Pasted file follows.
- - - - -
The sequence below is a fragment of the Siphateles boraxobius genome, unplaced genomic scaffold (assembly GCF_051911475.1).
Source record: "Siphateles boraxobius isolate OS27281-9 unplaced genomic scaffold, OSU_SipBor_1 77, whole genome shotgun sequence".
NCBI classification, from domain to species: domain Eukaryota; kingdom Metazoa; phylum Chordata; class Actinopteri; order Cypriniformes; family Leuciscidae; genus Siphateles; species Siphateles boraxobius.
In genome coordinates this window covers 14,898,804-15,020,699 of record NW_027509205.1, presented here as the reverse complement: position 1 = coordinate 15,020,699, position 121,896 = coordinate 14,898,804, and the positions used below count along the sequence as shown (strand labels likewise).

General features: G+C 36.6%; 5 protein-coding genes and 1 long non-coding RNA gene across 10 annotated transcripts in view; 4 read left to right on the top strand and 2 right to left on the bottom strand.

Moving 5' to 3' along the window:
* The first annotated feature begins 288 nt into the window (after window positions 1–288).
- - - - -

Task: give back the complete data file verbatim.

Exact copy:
The sequence below is a fragment of the Siphateles boraxobius genome, unplaced genomic scaffold (assembly GCF_051911475.1).
Source record: "Siphateles boraxobius isolate OS27281-9 unplaced genomic scaffold, OSU_SipBor_1 77, whole genome shotgun sequence".
NCBI classification, from domain to species: domain Eukaryota; kingdom Metazoa; phylum Chordata; class Actinopteri; order Cypriniformes; family Leuciscidae; genus Siphateles; species Siphateles boraxobius.
In genome coordinates this window covers 14,898,804-15,020,699 of record NW_027509205.1, presented here as the reverse complement: position 1 = coordinate 15,020,699, position 121,896 = coordinate 14,898,804, and the positions used below count along the sequence as shown (strand labels likewise).

General features: G+C 36.6%; 5 protein-coding genes and 1 long non-coding RNA gene across 10 annotated transcripts in view; 4 read left to right on the top strand and 2 right to left on the bottom strand.

Moving 5' to 3' along the window:
* The first annotated feature begins 288 nt into the window (after window positions 1–288).